Using segment and customer needs analysis to make product marketing and design decisions. Understanding segmentation, targeting, and positioning. Creating a pricing strategy. Managing channel conflict and maintaining consistency across channels. Using metrics to analyze performance. Appreciating the relationships among customer satisfaction, customer buying patterns, customer loyalty, and firm profitability. Subjects Covered: Channel conflict; Customer acquisition; Customer retention; Customer satisfaction; Market planning strategy; Market research; Market segmentation; Market share; Pricing strategy; Profitability http://cb. bsp. harvard. edu/cb/product/7018-HTM-ENG Strategic Marketing simulation Target courses: The Strategic Marketing simulation is designed for the Marketing Strategy, Marketing Management and Capstone Marketing courses. It exposes the participant to all the aspects of modern marketing. Content: The decision content includes market opportunity analysis, brand development, advertising, pricing, and sales force management decisions. It also includes profitability projections and profitability analysis decisions.
Time frame: The game is set for 8 decision rounds, with each round taking one hour to two hours to complete. More details: This simulation allows your students to develop and execute a complete marketing strategy, including brand design, pricing, ad copy design, media placement, distribution, and sales force management. Throughout the exercise, students receive information on customer needs as well as a feedback on customer satisfaction with brands, prices and advertising. They discover how their actions reflect in both brand profitability and firm profitability.
Simulation participants learn to study competitive tactics and adjust their marketing strategy to stay ahead of the competition. Students can play against computer-generated competitors or against their peers. The grading is based on the balanced scorecard that measures profitability, customer satisfaction, market share in the targeted market segments, preparedness for the future and wealth. http://www. marketplace-simulation. com/products/strategic-marketing. php Simulated Test Marketing Gets Your New Products/Services Off on the Right Foot by Copernicus Marketing Consulting and Research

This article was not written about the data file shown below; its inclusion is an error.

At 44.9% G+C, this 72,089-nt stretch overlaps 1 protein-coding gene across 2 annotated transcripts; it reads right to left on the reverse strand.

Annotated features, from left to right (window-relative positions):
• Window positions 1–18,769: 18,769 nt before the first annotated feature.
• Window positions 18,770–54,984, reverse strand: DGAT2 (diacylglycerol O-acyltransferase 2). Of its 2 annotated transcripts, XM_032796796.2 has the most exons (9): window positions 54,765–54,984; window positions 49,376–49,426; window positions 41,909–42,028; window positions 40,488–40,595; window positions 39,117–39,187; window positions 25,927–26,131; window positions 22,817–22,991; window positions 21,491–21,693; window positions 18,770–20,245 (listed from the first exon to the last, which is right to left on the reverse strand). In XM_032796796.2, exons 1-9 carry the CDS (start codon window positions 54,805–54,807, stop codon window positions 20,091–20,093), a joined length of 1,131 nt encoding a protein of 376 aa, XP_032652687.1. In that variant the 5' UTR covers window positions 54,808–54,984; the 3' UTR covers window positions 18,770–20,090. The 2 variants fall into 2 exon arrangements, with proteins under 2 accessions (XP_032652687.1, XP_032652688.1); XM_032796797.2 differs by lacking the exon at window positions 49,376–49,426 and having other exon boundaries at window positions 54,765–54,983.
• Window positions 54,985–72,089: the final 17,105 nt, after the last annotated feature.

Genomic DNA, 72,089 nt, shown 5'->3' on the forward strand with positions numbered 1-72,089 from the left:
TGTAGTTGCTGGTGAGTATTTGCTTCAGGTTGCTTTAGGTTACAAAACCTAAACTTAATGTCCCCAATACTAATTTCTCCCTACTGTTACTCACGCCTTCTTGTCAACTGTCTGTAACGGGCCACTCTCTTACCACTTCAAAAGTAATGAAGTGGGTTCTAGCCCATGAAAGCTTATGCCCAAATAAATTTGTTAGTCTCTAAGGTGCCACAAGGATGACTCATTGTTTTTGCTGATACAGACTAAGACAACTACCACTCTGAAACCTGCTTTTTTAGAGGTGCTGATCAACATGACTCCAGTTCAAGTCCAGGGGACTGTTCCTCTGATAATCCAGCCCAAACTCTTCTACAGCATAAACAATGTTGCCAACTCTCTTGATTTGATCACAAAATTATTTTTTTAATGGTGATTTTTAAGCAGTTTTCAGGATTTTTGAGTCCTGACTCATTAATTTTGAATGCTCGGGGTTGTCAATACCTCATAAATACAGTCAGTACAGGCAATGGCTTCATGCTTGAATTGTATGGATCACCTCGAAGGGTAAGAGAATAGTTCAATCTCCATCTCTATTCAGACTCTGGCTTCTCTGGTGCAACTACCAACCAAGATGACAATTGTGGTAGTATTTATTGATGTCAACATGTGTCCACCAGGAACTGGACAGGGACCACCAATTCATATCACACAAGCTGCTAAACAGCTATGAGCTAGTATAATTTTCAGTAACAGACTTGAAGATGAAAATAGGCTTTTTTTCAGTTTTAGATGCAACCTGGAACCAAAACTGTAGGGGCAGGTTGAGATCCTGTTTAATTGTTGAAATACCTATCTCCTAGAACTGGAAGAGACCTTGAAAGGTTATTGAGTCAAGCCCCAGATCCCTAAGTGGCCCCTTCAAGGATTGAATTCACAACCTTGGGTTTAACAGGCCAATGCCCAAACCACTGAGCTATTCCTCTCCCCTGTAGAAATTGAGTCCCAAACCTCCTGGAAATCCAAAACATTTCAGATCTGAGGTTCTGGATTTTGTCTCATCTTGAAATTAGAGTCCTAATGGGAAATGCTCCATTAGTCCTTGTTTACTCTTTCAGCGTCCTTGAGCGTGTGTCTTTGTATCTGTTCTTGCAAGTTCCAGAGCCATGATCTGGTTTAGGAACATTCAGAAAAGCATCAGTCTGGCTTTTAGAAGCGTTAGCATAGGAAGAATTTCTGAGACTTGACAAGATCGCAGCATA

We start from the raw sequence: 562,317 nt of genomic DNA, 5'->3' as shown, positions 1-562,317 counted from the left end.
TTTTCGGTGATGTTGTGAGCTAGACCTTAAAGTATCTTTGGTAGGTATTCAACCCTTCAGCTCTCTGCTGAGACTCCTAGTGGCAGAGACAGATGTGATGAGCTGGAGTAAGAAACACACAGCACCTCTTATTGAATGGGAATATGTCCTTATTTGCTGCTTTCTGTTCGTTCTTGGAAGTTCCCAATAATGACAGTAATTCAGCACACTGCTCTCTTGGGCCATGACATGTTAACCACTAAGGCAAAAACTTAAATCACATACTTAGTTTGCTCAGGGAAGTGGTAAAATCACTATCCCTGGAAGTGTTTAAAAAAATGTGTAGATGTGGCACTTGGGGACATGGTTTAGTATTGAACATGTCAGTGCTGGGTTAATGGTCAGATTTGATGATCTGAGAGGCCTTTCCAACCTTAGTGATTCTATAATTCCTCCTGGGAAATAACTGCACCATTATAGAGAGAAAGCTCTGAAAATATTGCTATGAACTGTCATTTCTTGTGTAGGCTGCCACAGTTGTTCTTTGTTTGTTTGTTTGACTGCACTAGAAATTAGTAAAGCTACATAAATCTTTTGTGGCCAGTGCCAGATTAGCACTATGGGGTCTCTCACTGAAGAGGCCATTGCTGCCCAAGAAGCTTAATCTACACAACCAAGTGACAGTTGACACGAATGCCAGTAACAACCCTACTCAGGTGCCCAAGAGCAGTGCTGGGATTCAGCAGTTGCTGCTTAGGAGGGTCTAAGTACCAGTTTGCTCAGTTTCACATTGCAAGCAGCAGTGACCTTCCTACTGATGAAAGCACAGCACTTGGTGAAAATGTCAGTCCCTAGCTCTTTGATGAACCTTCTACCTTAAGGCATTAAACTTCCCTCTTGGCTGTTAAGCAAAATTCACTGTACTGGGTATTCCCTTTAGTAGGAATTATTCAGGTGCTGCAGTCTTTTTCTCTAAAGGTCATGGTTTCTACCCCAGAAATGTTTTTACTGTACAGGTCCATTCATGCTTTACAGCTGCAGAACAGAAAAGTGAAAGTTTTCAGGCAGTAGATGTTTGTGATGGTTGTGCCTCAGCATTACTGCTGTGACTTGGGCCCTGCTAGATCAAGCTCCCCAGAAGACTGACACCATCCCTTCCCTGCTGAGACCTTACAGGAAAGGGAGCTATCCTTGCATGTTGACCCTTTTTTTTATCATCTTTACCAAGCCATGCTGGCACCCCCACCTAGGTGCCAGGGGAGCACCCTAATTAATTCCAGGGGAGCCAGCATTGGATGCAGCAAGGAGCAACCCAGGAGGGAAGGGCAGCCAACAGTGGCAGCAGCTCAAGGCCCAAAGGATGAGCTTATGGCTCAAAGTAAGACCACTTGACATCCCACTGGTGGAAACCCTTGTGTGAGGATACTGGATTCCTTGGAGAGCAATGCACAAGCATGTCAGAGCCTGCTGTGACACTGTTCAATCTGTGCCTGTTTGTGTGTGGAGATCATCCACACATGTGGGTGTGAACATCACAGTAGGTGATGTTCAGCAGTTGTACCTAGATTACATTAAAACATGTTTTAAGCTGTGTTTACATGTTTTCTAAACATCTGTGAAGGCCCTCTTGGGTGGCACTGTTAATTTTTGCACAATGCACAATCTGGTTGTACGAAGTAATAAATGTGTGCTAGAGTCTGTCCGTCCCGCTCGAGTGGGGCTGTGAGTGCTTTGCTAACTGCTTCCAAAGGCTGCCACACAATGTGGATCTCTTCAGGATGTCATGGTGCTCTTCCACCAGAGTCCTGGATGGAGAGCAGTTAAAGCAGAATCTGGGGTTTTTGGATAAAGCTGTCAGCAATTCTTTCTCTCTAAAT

Simulated test marketing research enables you to experiment and hone in on the best marketing plan. Learn more about this method and its application in this article. While it’s true that some marketers use simulated test marketing technology to test a few alternative plans and pick the winner in terms of projected volume or sales, there’s really no reason to put a cap on the number to try out. And here’s why. Now more than ever, marketers need plans that enhance new product/service performance as much as possible.
Marketers everywhere—even the ones with great products and services ready to go—need to ask themselves: “Do I have the right combination of strategy and tactics that will generate the most return in terms of share, revenue and/or profit from my investment? ” When we asked a leading consumer packaged goods manufacturer recently about the reasons behind the company’s 90%-95% failure rate, the company explained that “a faulty marketing plan and/or the failure to implement the plan” more often than not upended performance.
Beyond its uses as a forecasting tool, simulated test marketing research enables you to experiment with different inputs—from strategic elements such as the target and positioning to tactical elements such as GRPs and budget allocation across different traditional and digital media—and narrow in on the marketing plan most likely to support performance objectives in the real-world. We’ve never seen a plan a sophisticated simulated test marketing recommended that didn’t beat he ones submitted by marketing management. Sometimes the margin is modest; sometimes the difference is overwhelming. Simulated test marketing’s applications go beyond pre-launch planning and forecasting. Marketers can also use one cleverly done to improve the marketing plan post-launch. Marketers can see the current trajectory of a new product/service or program based on as little as 30 days of actual, real-world results.
If they see a big difference between the pre-launch and post-launch forecasts of awareness, sales, and profits, they have the time—and the simulated test marketing technology—to do some reformulating of the plan and get innovation ROI on track. Though more and more marketers regularly use technology to test different and numerous configurations of new products and services, we’re hard pressed to find too many that use it to formulate the marketing plan. Turning to technology tools such as simulated test marketing will go a long way to improving the performance of innovation efforts. -August 2010